Tommy felt the lump in his throat tighten and he tried not swallow, but couldn’t prevent it provoking a swell of tears in his eyes.
“Is Gran in heaven?” he asked.
“Yes, son,” his father said, and hugged Tommy tight. “When she was ill she only ever asked for this book, nothing else. This was all she remembered she loved. And now she's gone. So I want you to have it."
Tommy looked at the old book in his father’s hand. He knew why it was being given to him, but not what he would use it for. There were no pictures in it and it looked boring.
“I can’t read though,” he said.
His father smiled. “You will one day, so make sure you look after it, okay? Then you will understand. Keep it close and don't lose touch with it - or me, when you grow up. Promise me, son. Promise me."
A tear slipped down Tommy’s face as he reached up and gently slid his skinny arms around his father’s neck.
Published in The Scruffy Dog Review, September 2006.
Under the SkinAlex listened in disgust as the woman blew her nose into a paper handkerchief. The muffled sound sent bullets of revulsion through him with each breath and blow of her nose. She thought no one could see her as she carefully examined the contents held in her hand. Surely not, he thought, and knew his face did nothing to hide his horror when she folded it up and tucked it inside her handbag.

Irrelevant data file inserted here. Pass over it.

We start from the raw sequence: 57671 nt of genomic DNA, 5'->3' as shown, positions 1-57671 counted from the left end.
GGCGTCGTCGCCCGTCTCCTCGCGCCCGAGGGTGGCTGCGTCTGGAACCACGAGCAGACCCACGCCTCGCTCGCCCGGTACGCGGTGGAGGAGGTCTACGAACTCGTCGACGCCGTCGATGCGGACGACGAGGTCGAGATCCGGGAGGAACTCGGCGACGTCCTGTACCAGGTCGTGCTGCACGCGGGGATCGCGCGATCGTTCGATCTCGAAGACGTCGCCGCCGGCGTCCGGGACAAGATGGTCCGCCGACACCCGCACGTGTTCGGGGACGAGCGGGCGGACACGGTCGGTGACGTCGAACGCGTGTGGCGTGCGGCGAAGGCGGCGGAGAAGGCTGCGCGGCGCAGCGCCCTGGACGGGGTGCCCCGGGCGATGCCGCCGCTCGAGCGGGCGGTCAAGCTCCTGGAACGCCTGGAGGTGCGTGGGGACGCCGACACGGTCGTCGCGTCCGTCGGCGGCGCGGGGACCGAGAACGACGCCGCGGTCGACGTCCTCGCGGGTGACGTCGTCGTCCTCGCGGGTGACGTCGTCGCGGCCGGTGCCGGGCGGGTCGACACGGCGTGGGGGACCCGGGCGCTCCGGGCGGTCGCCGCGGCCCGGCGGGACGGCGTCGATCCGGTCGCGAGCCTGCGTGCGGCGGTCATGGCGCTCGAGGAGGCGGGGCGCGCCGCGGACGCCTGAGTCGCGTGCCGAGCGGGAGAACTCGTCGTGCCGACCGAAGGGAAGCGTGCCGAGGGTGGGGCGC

He had seen many things on his five-hour daily commutes between Edinburgh and Glasgow, many amusing and frightening things, but to Alex this was simply stomach-churning. There was nothing he reviled more and after a hard days work in his city centre office, shifting other people’s money from investment account to investment account, the last thing he wanted to see was an obese female enjoying the collection of her own nose-phlegm.
And she was huge. Too large, in fact, to fit comfortably into the seat of Scotrail’s standard fare chair. When she bounced onto the train at Haymarket with seconds to spare, the only seat remaining was the one she was currently prised into. She had missed the opportunity of a more spacious seat at a table and Alex had enjoyed watching her squeeze into the two-person space, bumping into the people already sitting front and back with her overhanging belly. He had revelled in her discomfort as she pushed her posterior into the narrow chair, and the awkwardness as the centre hand rail dug sharply into her plump posterior. Punishment, he reckoned, for having no self-control in front of the fridge.